By Frederic and Mary Ann Brussat

Spiritual practices have always been at the heart and soul of the world's religions, and they are also key elements of today's less organized spirituality movements. They help us discover our deepest values, address our longing to connect with the divine, and propel us on the journey to wholeness — all aspects of spirituality.

Spiritual practices are specific activities you do to deepen your relationships with the sacred and the world around you. Practices help you connect to God (or whatever name you use to describe that "something more" beyond yourself). They enable you to become actively engaged with your inner or "true" self — the depth of your being. And they expand the breadth of your experiences, encouraging you to relate in a particular way to other people and the whole creation, including animate and inanimate beings.

"We are what we practice," Jewish writer Avram Davis observed. "If we become angry a lot, then essentially we are practicing anger. And we get quite good at it. Conversely, if we practice being joyful, then a joyful person is what we become." So we practice all kinds of things all the time, but the decision to do spiritual practices is intentional. These activities have meaning and purpose, and they influence how we live our lives.

Practices are usually very concrete and practical. They specify just how you can walk your talk. Sometimes before you can act, however, you may need to clarify your values and beliefs. Asking and living with questions is a kind of practice. Some practices require setting aside a special place and time, but most of them can be done in the midst of your daily life.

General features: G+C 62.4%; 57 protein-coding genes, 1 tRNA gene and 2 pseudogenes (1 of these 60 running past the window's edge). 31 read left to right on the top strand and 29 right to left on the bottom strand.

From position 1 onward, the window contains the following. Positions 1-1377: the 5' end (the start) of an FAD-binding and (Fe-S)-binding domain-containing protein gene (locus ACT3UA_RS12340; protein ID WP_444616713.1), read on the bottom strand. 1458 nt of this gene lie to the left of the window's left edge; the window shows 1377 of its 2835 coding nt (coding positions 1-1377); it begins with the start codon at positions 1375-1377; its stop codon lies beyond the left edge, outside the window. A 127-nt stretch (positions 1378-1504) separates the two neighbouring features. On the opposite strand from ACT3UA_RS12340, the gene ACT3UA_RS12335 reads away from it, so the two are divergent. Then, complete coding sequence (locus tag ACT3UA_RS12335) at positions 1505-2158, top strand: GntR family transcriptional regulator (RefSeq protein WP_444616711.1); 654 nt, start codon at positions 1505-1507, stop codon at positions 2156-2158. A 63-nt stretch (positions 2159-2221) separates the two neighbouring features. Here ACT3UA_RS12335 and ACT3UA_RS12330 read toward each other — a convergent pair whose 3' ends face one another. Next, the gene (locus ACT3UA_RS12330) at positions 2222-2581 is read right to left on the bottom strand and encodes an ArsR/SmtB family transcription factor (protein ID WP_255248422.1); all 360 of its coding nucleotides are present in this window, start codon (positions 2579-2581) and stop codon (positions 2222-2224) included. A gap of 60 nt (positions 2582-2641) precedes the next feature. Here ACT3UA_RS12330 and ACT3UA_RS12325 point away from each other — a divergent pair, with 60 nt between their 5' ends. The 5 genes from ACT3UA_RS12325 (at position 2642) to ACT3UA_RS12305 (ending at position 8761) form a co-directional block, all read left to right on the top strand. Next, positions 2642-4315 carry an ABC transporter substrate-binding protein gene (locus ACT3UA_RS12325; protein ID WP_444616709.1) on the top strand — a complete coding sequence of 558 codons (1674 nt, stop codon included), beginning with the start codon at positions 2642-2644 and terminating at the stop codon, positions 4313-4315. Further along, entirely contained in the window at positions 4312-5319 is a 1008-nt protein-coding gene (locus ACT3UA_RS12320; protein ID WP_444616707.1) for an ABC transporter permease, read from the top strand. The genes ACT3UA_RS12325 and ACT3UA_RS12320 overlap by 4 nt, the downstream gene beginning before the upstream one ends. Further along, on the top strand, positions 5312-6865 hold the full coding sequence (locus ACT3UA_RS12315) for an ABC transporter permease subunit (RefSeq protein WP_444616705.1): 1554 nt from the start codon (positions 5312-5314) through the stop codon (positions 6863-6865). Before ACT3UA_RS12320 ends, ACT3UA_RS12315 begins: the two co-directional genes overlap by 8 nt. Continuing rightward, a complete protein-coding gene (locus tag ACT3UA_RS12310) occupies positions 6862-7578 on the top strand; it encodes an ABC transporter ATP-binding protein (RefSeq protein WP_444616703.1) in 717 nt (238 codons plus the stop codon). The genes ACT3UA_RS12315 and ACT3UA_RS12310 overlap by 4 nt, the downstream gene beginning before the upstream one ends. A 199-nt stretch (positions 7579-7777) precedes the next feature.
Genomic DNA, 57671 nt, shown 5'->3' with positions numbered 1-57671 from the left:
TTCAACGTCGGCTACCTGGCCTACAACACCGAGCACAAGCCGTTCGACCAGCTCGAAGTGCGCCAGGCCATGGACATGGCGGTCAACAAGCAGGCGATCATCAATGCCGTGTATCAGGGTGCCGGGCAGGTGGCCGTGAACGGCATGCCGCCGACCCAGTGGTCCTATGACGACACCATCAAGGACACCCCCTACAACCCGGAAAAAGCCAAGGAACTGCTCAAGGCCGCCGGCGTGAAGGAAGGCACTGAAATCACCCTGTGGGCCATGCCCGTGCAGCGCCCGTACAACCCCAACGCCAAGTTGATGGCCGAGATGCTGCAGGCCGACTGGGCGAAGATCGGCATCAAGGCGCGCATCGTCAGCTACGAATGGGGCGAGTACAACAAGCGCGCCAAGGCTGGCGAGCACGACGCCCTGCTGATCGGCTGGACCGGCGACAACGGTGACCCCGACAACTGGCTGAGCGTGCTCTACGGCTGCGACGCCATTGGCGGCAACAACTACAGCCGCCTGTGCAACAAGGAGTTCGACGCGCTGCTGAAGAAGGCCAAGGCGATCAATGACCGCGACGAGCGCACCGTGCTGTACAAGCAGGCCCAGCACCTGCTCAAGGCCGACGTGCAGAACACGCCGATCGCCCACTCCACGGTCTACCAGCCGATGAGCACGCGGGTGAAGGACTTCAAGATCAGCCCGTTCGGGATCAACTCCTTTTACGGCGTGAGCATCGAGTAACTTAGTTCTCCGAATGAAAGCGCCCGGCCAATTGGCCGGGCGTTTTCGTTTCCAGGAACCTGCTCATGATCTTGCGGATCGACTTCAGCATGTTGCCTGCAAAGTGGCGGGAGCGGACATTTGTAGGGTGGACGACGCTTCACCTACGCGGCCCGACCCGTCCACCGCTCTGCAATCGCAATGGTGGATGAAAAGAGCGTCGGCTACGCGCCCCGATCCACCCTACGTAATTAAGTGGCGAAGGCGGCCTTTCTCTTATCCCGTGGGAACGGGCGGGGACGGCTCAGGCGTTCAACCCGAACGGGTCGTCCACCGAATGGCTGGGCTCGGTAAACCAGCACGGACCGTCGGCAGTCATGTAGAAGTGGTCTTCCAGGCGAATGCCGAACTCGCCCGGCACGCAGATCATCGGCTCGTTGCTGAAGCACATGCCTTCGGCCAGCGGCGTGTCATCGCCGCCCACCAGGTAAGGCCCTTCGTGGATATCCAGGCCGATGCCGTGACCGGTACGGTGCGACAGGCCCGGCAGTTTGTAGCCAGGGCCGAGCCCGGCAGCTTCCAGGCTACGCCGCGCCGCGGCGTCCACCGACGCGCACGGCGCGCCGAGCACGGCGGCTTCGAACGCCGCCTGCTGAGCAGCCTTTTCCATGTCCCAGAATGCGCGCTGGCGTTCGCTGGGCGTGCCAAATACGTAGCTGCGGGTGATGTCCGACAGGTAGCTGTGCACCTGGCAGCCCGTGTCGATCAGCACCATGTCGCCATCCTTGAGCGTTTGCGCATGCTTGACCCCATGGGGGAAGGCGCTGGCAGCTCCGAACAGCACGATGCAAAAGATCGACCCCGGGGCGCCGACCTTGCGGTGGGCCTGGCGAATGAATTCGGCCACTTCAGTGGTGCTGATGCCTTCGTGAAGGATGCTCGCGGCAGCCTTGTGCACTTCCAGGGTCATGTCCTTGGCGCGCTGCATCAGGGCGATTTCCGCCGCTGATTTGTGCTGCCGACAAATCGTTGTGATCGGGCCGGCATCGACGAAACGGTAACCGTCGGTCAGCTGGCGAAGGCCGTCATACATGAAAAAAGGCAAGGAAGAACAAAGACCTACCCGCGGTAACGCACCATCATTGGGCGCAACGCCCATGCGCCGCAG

A spiritual practice does not have to be hard. It rewards presence, not effort. Some practices do yield an outcome, but many are done simply for their own sake. And practice does not make perfect. Don't expect to overcome all your weaknesses and fix all your problems. Indeed, difficulties are to be expected and can be used as aids on your journey.

Practice is a process, and it changes over time. You may make a commitment to do a specific activity for years or you may get what you need from it in a day.

Practices do not have to be complicated. Consider how many of the ritual exercises of the world’s religions are simple: lighting a candle, eating a piece of bread, bowing. And don’t disdain the use of your mind. Naming, remembering, watching, identifying, imagining, questioning — these are honored elements of the spiritual life. The best practices for you will arise naturally out of your ordinary activities as you reframe and redirect them toward new depth and breadth.

You will find many practices for your spiritual journey at Spirituality & Practice. Check out the links on this page to read more about the path of practice and ways to feel welcome there. Browse through a toolkit of more than 260 classic and informal practices inspired by all the religious and spiritual traditions. Learn how to find your "spiritual rx," recommended practices for you based on what is happening in your life; we even offer a set of spiritual prescriptions to help you narrow your options.

As you explore the resources for your spiritual journey on Spirituality & Practice, you will notice that all the content is coded to indicate a "Main Practice" and "Other Practices" it illustrates or is related to. These links take you to sections of the website devoted to the Alphabet of Spiritual Literacy — 37 key practices recognized in the world's religious and spiritual traditions as markers — the evidence — that you are living a spiritual life. Look over the list, open your heart and mind to see which practices call to you, and start there.